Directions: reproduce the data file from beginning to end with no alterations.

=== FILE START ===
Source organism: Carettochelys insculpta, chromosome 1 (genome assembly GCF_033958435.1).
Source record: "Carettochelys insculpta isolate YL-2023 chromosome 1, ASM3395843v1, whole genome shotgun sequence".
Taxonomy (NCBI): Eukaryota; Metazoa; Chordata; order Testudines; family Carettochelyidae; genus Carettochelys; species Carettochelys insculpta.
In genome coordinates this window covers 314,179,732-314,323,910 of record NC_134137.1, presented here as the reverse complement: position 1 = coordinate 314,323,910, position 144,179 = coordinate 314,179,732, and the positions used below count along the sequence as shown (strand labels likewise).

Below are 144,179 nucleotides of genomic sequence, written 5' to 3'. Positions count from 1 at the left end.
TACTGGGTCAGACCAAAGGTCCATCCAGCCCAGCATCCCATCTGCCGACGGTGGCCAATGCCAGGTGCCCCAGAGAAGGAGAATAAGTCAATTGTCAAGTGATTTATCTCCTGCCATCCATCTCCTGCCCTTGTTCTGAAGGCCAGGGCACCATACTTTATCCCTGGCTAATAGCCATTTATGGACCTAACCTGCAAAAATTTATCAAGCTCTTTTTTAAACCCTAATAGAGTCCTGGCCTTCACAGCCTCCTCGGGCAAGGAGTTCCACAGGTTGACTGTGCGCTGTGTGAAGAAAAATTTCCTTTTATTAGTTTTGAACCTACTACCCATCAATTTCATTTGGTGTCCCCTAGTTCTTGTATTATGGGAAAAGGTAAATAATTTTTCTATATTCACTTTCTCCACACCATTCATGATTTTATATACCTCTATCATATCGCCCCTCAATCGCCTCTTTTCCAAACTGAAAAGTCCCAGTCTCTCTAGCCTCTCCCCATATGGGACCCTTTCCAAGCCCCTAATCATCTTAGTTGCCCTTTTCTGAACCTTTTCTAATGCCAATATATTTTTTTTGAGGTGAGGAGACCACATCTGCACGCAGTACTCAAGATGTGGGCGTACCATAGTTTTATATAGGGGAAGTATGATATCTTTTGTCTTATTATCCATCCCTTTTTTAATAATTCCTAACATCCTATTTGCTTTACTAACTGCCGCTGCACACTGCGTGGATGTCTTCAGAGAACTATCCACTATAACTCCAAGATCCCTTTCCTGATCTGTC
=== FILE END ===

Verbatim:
Source organism: Carettochelys insculpta, chromosome 1 (genome assembly GCF_033958435.1).
Source record: "Carettochelys insculpta isolate YL-2023 chromosome 1, ASM3395843v1, whole genome shotgun sequence".
Taxonomy (NCBI): Eukaryota; Metazoa; Chordata; order Testudines; family Carettochelyidae; genus Carettochelys; species Carettochelys insculpta.
In genome coordinates this window covers 314,179,732-314,323,910 of record NC_134137.1, presented here as the reverse complement: position 1 = coordinate 314,323,910, position 144,179 = coordinate 314,179,732, and the positions used below count along the sequence as shown (strand labels likewise).

Below are 144,179 nucleotides of genomic sequence, written 5' to 3'. Positions count from 1 at the left end.
TACTGGGTCAGACCAAAGGTCCATCCAGCCCAGCATCCCATCTGCCGACGGTGGCCAATGCCAGGTGCCCCAGAGAAGGAGAATAAGTCAATTGTCAAGTGATTTATCTCCTGCCATCCATCTCCTGCCCTTGTTCTGAAGGCCAGGGCACCATACTTTATCCCTGGCTAATAGCCATTTATGGACCTAACCTGCAAAAATTTATCAAGCTCTTTTTTAAACCCTAATAGAGTCCTGGCCTTCACAGCCTCCTCGGGCAAGGAGTTCCACAGGTTGACTGTGCGCTGTGTGAAGAAAAATTTCCTTTTATTAGTTTTGAACCTACTACCCATCAATTTCATTTGGTGTCCCCTAGTTCTTGTATTATGGGAAAAGGTAAATAATTTTTCTATATTCACTTTCTCCACACCATTCATGATTTTATATACCTCTATCATATCGCCCCTCAATCGCCTCTTTTCCAAACTGAAAAGTCCCAGTCTCTCTAGCCTCTCCCCATATGGGACCCTTTCCAAGCCCCTAATCATCTTAGTTGCCCTTTTCTGAACCTTTTCTAATGCCAATATATTTTTTTTGAGGTGAGGAGACCACATCTGCACGCAGTACTCAAGATGTGGGCGTACCATAGTTTTATATAGGGGAAGTATGATATCTTTTGTCTTATTATCCATCCCTTTTTTAATAATTCCTAACATCCTATTTGCTTTACTAACTGCCGCTGCACACTGCGTGGATGTCTTCAGAGAACTATCCACTATAACTCCAAGATCCCTTTCCTGATCTGTC